Balance Mesh Density for Smooth Geometry
 Concept Procedure Quick Reference

When you render a model, the density of the mesh affects the smoothness of surfaces.

Mesh components are comprised of vertices, faces, polygons, and edges.

• A vertex is a point that forms the corner of a face or polygon.
• A face is a triangular portion of a surface object.
• A polygon is a quadrilateral portion of a surface object.
• An edge is the boundary of a face or polygon.

In a drawing, all faces have three vertices, except faces in polyface meshes, which are treated as adjoining triangles. For rendering purposes, each quadrilateral face is a pair of triangular faces that share one edge.

Smoothing of an object is handled automatically by the renderer. Two types of smoothing occur during the rendering process. One smoothing operation interpolates the face normals across a surface. The other operation takes into account the number of faces, the face count, that make up the geometry; greater face counts result in smoother surfaces but longer processing times.

While you cannot control the interpolation of face normals, you can control the display accuracy of curved objects by using the VIEWRES command and the FACETRES system variable.

Control Display of Circles and Arcs

The VIEWRES command controls the display accuracy of curved 2D linework like circles and arcs in the current viewport.

In the following example, line segments are more apparent as VIEWRES decreases - Upper left = 1000, Middle = 100, Lower right = 10.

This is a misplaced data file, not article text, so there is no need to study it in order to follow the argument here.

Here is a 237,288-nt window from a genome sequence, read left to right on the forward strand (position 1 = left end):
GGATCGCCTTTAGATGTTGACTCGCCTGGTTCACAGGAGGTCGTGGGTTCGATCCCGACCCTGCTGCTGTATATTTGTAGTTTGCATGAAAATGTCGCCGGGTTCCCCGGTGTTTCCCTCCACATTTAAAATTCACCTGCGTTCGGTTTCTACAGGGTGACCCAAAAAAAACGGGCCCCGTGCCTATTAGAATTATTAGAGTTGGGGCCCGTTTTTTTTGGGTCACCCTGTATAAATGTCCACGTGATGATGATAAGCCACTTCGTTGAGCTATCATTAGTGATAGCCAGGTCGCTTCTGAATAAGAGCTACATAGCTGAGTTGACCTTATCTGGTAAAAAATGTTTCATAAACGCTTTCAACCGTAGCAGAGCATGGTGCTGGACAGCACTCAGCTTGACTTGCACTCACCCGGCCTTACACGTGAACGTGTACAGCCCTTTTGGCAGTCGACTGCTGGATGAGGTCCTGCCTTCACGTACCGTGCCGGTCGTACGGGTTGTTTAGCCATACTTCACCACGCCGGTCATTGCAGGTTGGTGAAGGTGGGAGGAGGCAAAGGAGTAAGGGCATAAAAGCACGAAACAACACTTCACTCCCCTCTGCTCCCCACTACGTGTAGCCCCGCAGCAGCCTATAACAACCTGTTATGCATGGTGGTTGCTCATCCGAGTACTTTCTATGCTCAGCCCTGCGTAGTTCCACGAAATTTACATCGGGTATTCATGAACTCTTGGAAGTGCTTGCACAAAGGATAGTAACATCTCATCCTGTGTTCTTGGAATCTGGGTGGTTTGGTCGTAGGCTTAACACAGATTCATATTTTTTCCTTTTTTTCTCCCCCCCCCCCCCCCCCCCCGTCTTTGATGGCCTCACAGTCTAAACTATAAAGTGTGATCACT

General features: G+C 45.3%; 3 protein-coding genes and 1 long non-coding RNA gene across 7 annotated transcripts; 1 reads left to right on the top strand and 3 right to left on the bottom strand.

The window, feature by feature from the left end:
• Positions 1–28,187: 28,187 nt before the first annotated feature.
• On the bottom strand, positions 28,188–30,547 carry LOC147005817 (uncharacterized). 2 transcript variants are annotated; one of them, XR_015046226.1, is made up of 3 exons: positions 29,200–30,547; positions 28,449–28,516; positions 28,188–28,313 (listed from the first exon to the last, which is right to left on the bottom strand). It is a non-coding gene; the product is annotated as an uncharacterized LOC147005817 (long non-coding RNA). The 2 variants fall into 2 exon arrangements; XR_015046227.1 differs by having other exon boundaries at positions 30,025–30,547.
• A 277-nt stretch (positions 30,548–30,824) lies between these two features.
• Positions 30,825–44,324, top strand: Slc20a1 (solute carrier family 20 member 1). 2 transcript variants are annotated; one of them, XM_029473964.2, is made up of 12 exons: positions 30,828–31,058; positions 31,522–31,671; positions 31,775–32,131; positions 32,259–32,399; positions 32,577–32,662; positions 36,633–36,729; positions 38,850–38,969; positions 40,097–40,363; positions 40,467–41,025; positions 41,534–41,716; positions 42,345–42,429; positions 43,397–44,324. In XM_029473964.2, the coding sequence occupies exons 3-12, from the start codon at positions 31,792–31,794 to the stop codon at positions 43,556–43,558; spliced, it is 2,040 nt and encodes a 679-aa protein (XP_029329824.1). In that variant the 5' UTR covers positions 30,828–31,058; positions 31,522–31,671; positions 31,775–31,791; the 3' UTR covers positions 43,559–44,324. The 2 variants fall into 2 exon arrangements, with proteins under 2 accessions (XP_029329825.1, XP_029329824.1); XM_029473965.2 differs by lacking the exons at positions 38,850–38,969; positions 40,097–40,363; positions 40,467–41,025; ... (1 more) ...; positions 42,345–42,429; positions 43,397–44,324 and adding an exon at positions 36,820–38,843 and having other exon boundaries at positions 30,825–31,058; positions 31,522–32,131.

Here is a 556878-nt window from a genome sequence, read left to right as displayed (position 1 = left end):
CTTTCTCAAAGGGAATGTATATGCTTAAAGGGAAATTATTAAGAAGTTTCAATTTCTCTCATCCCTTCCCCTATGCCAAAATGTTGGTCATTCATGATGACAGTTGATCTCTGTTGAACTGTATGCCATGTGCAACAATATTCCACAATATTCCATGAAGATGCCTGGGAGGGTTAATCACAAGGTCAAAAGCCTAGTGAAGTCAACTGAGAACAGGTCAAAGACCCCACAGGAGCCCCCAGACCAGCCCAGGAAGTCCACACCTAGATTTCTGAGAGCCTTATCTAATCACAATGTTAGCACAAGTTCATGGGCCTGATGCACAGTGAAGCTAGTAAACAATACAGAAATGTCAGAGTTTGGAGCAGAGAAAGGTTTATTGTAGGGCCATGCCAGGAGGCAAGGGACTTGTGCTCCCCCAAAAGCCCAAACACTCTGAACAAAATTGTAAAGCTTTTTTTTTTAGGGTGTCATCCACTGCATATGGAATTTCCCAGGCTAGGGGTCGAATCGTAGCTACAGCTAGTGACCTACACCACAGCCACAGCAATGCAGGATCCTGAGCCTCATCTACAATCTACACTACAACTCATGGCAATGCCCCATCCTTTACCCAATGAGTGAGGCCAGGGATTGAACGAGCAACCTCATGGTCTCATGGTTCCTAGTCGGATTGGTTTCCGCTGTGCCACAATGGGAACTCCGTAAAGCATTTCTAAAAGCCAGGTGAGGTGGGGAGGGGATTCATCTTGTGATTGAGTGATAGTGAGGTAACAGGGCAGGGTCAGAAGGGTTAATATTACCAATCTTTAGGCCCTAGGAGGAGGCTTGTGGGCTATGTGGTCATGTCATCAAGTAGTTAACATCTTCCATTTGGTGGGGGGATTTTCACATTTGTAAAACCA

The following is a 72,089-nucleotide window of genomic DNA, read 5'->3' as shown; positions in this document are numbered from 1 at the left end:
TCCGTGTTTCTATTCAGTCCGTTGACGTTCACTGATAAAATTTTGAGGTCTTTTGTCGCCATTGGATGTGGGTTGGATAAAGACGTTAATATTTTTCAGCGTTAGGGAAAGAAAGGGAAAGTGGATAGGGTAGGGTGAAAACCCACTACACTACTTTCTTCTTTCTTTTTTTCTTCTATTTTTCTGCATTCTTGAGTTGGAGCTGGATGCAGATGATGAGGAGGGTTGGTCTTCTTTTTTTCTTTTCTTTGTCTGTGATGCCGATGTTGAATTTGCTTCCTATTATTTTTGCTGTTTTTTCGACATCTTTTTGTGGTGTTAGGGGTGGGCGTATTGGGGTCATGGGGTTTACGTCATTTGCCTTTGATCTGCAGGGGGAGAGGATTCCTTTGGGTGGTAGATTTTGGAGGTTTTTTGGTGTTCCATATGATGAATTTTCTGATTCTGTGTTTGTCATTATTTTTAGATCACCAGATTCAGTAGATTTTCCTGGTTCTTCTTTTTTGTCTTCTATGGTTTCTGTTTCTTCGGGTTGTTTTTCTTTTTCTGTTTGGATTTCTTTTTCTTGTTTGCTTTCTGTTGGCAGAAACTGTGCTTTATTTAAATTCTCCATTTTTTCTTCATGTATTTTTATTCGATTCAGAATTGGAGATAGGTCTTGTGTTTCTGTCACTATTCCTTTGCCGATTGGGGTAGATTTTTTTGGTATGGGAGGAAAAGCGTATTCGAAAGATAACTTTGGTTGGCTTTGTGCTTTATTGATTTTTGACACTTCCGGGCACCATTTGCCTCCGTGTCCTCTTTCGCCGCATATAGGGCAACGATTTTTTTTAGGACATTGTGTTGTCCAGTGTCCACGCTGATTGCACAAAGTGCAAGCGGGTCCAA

These objects are drawn on the screen using many short straight line segments. Smoother arcs and circles display with higher VIEWRES settings, but they take longer to regenerate. To increase performance while you're drawing, set a low VIEWRES value.

Control Display of Curved Solids

FACETRES controls the mesh density and smoothness of shaded and rendered curved solids.

In the following example, facets display on curved geometry when FACETRES is low. FACETRES = .25.

When FACETRES is set to 1, there is a one-to-one correlation between the viewing resolution of circles and arcs and the tessellation, a means of subdividing the faces of solid objects. For example, when FACETRES is set to 2, the tessellation will be twice the tessellation set by VIEWRES. The default value of FACETRES is 0.5. The range of possible values is 0.01 to 10.

When you raise and lower the value of VIEWRES, objects controlled by both VIEWRES and FACETRES are affected. When you raise and lower the value of FACETRES, only solid objects are affected.

In the following example, smoother geometry is displayed when FACETRES is set to higher values. FACETRES = 5.